Drones, or UAVs (Umanned Aerial Vehicles), represent a technology capable of rapidly gaining large market sectors in civil and consumer frameworks.
People is already acquainted with such flying platforms in applications such as hobby o photo/video professionals. However, the potential and expectations go well beyond what we can even imagine today.
Indeed, the availability of very low cost flying platforms capable of moving in the 3D space is revolutionizing entire sectors and building completely new approaches, such as enabling fast monitoring of critical infrastructures o surveying emergency scenarios, but also delivery of goods and materials. Several companies are investing in building drones capable of carrying different types of payload, even exceeding 50-60 kg, to remote areas. In the delivery scenario, the giant Amazon is well known for experimenting and proposing trial solutions for same-day goods delivery by using unmanned flying platforms, capable for flying for miles to deliver boxes directly to the users’ premises.
We analyzed some of the implications deriving from the usage of drones in civil applications in a research project supported by NATO in the framework of the Science for Peace and Security programme, called DAVOSS (Dynamic Architecture based on UAVs Monitoring for border Security and Safety). During the project, we studied the usage of drones to enable bringing Internet connectivity and services in the most possible agile way by using a swarm of drones. The idea behind the project was the necessity of temporarily bringing communications in emergency scenarios or areas where the coverage is not suitable or sufficient. The technology developed within the project demonstrated that it is possible to set up a swarm of drones and get it ready to provide coverage in minutes. Moreover, exploiting the existing low cost embedded PC platforms such as Raspberry Pi, the swarm of drones can adapt “on the fly” to the mission and reconfigure the set of services to offer based on real-time users’ demand. For example, it is possible in an emergency scenario to “teach” the swarm of drones to analyze their video stream in order to identify the presence of people or cars, or even localize a buried transmitting WiFi or cellular smartphone, in order to ease operation and context awareness of first responders.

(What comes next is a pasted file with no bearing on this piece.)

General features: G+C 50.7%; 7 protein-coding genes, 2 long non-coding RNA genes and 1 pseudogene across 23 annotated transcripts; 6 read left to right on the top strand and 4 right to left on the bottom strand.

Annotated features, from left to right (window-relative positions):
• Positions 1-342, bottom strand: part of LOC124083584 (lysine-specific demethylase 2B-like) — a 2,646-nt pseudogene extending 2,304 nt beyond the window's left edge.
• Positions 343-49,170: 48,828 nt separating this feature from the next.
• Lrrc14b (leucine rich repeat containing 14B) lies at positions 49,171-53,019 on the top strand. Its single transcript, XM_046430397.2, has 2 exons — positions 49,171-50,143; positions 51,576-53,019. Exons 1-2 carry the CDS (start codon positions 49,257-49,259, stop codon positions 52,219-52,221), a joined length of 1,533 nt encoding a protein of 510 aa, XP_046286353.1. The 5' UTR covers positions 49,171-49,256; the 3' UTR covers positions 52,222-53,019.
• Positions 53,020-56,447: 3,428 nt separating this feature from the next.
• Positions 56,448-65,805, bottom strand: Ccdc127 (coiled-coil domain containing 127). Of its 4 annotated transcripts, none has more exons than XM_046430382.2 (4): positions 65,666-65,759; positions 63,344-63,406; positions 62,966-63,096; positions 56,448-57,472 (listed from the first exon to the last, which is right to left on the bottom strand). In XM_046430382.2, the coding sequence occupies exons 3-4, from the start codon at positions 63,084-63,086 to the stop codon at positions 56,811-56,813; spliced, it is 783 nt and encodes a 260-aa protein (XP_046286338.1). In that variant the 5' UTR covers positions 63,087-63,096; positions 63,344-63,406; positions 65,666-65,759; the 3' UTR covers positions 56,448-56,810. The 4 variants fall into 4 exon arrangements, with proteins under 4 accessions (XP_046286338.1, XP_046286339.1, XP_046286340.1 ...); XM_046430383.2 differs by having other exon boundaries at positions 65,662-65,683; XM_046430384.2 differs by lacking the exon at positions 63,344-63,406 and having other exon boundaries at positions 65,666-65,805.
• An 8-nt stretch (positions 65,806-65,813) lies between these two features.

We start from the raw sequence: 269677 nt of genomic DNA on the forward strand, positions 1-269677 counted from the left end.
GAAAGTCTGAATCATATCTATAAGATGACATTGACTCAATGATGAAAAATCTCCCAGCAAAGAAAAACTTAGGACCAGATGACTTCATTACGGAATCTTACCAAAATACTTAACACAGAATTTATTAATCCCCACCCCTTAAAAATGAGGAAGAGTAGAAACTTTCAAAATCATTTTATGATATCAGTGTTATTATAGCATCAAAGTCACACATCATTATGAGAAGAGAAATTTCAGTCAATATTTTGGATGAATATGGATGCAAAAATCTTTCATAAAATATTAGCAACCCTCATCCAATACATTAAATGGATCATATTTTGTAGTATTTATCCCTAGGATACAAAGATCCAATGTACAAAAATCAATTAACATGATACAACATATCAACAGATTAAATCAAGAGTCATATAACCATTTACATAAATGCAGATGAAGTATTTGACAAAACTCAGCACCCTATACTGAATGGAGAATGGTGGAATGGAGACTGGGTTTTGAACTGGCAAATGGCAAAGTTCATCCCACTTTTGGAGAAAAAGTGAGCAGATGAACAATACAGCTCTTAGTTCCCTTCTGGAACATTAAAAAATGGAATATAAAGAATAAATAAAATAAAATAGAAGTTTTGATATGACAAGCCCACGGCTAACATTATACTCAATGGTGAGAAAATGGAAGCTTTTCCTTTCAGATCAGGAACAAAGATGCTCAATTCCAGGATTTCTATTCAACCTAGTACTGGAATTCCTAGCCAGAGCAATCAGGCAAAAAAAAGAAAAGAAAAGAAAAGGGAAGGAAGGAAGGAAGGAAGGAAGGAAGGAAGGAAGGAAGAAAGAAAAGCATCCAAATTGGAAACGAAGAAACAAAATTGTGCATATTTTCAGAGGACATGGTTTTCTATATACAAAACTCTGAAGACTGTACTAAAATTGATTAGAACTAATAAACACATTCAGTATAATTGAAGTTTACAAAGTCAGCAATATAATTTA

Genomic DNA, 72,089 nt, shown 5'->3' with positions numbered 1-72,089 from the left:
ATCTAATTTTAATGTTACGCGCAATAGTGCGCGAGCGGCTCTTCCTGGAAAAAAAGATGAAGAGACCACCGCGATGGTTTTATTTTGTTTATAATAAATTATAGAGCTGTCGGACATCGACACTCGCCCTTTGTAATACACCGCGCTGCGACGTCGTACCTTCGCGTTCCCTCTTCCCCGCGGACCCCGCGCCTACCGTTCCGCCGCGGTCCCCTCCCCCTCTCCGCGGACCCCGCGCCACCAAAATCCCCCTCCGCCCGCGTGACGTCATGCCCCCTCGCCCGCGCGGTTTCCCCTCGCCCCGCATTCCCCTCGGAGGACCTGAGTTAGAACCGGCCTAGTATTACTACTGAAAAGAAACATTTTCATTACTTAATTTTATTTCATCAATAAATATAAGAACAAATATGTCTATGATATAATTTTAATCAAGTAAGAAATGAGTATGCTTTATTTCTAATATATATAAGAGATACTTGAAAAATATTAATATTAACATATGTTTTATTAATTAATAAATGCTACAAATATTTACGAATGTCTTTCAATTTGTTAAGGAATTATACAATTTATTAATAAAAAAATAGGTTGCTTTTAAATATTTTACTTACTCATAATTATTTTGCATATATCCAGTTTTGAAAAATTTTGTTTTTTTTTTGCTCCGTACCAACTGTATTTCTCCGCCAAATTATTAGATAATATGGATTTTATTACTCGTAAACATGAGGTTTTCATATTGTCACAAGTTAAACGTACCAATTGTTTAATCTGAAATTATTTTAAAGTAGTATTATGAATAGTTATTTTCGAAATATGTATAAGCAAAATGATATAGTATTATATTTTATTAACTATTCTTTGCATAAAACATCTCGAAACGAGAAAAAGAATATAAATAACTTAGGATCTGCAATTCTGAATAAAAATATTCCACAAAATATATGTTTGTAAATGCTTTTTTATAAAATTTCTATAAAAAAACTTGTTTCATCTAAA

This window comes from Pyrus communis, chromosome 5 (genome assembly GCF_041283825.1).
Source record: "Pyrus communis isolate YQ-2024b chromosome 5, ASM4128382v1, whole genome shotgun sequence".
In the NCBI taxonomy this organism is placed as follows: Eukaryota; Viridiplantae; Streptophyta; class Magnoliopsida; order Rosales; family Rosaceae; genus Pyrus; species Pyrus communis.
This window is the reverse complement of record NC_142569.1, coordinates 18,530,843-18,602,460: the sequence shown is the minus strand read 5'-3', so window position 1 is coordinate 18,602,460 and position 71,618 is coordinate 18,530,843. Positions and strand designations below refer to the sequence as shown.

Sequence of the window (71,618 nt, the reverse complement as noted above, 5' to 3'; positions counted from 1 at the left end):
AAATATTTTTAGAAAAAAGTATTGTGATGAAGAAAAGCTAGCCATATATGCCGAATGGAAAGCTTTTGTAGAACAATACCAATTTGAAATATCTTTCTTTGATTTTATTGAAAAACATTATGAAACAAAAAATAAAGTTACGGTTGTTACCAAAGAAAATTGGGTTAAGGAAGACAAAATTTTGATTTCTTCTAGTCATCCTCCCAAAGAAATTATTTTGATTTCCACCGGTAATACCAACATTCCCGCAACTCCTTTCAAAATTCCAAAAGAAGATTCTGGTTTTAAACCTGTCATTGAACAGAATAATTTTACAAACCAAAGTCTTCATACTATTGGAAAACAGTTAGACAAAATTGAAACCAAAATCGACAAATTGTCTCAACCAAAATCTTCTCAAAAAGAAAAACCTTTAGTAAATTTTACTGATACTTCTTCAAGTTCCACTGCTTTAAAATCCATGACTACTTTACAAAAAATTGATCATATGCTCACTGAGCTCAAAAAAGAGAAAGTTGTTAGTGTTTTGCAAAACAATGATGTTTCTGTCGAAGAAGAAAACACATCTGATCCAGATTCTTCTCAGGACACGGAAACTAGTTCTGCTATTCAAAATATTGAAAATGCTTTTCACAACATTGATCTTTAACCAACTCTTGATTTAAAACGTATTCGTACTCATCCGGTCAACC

In fact, the project allowed our research group to explore also more advanced applications of UAVs in the civil scenario and especially in communications (which is my core expertise), as we studied the possibility to use drones supported by other aerial platforms (e.g. balloons, or low orbit satellites) to build an entire cellular network from scratch, exploiting the flexibility of the new 5G mobile cellular standard.
Overall, the opportunities offered by UAVs are almost endless, and what is amazing is the fact that they extend on most aspects of modern and future society. Civil drones will be likely to impact in the way we move ourselves and our stuff, in how we are aware of the world and how we can interact with it: associating a drone with a Virtual Reality interface, we can experience the World from an entirely different perspective, as well as analyzing places that were out of our reach until today; a company might survey the status of your solar cells simply by flying a drone on top of your house; experts can inspect the quality and security of buildings or bridges directly looking at drone footage; drones can be used to verify quality of cellular coverage to ease network planning or to measure the quality of air in any position, becoming moving active sensors.